Cloud Computing: This off-premises infra makes up for lack of security and privacy in the form of cost-efficiency and high scalability when compared to on-premises. Since the resources are shared between many companies, the cost goes down and there is also no need for maintenance. You can scale up and down the resources by adjusting the subscription fee.
The question: Is cost the guiding factor in selecting the type of cloud infrastructure?
On-premises: Many organizations must adhere to certain government compliances, where disregard can impact their going concern assumption. Most observances are related to consumer/client data, be it financial or personal. Due to this, companies coming under the compliance umbrella opt for on-premises despite its cost and maintenance drawback.
Cloud Computing: It is not that off-premises is completely shadowed by the former when it comes to compliances. Cloud service providers are too required to adopt policies that fulfill necessary compliances. Before taking the subscription, always confirm the same with the service provider. However, governmental agencies and financial institutions avoid off-premises cloud environments owing to inherent security and privacy risk.
The question: Does the industry to which the company belongs give the freedom of choice in selecting the IT infrastructure? If not, what are the suggested to-do things?
Types of cloud deployment models.
Here is a brief introduction to the different cloud options available if you decide to opt for off-premises IT infrastructure.
- Public Cloud: As the name suggests, this cloud is available for public use, and the resources are located on the service provider’s premises. It is extremely cost-effective but prone to security and privacy breaches.
- Private Cloud: This cloud reaps the benefits of an on-premises infrastructure i.e. privacy, security, control over data, and offers the option of scalability. But it is expensive, where charges of some providers are as high as the on-premises cloud.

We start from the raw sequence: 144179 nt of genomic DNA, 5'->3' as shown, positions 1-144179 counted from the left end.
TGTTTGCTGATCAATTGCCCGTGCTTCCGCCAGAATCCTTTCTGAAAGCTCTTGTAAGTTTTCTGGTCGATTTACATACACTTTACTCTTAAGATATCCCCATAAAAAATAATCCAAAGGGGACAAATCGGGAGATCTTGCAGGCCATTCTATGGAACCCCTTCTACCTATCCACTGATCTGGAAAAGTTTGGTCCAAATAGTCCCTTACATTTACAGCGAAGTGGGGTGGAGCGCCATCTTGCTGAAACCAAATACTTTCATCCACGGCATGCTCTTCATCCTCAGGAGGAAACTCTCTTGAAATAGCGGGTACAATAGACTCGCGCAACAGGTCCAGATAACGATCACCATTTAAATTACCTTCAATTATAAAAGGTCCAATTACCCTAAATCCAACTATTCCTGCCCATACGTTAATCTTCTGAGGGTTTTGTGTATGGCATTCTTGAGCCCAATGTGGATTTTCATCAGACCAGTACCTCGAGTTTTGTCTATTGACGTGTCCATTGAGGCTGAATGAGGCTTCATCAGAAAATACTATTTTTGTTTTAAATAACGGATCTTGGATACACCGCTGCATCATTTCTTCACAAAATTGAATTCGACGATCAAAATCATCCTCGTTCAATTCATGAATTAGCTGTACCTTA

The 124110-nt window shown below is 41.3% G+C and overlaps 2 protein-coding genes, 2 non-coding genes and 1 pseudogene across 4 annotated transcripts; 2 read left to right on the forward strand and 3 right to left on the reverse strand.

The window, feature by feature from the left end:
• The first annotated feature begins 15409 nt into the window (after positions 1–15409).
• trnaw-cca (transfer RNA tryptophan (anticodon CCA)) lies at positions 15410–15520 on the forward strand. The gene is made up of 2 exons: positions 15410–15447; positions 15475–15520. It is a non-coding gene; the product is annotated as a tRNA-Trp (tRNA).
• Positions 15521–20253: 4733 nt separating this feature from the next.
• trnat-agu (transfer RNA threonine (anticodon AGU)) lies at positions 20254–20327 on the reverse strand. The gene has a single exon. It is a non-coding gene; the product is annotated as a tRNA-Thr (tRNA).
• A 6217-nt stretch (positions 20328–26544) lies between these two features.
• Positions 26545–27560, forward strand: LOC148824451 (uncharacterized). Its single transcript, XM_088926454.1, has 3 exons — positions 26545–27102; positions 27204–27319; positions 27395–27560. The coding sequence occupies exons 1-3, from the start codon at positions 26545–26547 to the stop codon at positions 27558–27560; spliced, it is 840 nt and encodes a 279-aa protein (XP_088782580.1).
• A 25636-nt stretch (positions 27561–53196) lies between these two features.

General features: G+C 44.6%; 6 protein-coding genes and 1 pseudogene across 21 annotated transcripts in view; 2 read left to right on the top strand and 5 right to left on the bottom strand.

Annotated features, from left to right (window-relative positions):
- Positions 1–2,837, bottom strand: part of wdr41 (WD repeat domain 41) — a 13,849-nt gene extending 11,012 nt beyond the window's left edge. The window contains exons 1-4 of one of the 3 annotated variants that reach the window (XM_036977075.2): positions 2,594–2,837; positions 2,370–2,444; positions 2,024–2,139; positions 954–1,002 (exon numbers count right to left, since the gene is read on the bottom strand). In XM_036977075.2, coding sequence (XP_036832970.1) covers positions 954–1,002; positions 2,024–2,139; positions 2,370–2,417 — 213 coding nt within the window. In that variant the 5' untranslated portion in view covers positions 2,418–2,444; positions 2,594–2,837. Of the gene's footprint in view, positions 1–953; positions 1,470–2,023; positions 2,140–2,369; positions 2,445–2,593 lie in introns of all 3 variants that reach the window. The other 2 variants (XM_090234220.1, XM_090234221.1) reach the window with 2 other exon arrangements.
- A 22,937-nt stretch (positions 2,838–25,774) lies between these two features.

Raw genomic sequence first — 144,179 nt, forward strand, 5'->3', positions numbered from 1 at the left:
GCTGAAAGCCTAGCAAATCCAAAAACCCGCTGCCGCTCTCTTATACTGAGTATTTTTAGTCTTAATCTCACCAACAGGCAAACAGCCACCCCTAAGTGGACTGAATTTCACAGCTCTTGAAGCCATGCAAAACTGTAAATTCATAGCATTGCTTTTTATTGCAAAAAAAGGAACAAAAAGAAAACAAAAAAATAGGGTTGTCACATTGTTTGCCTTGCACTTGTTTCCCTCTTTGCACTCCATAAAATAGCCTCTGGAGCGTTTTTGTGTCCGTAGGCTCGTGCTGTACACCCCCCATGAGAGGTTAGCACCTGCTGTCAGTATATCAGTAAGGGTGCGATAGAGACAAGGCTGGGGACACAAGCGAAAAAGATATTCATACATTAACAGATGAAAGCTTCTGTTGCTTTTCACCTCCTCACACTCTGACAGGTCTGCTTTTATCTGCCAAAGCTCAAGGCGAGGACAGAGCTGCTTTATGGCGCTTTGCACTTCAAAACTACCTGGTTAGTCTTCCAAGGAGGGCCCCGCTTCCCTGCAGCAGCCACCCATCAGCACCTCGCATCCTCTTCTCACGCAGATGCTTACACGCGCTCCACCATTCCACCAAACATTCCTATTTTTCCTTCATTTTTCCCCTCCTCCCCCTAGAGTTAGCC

- Hybrid Cloud: It combines the preferred features of the private and public cloud. A hybrid cloud is more secure than the public cloud and light on the pocket than the private cloud. Many organizations opt for a hybrid cloud to sate their scalability needs while storing data on their on-premises server.
- Community Cloud: It is the common interest of companies belonging to the same industry. For example, small IT companies who need private cloud-like services at public cloud prices often join hands with similar level companies and opt for a private cloud that belongs to one community. Hence the name community cloud.
I hope the blog was able to solve your IT infrastructure confusion. Like I said above, choosing the type of infra is a subjective choice, where you cannot make a decision based on what is working best for the other company.
If you’d like to discuss more on the topic or share your thoughts or wish to contribute, please contact Sarvika Technologies here.
Written by Jyotsana
Manager, Client Solutions
Jyotsana has a wide experience in customer relations in the software industry. She completed her MSc in Business Administration from the University of Amsterdam in year 2018. When not being a super awesome manager, Jyotsana likes to mentor hearing and/or vocally impaired children in a public school in the city. She believes in being kind. Her forever-passion: #saveearth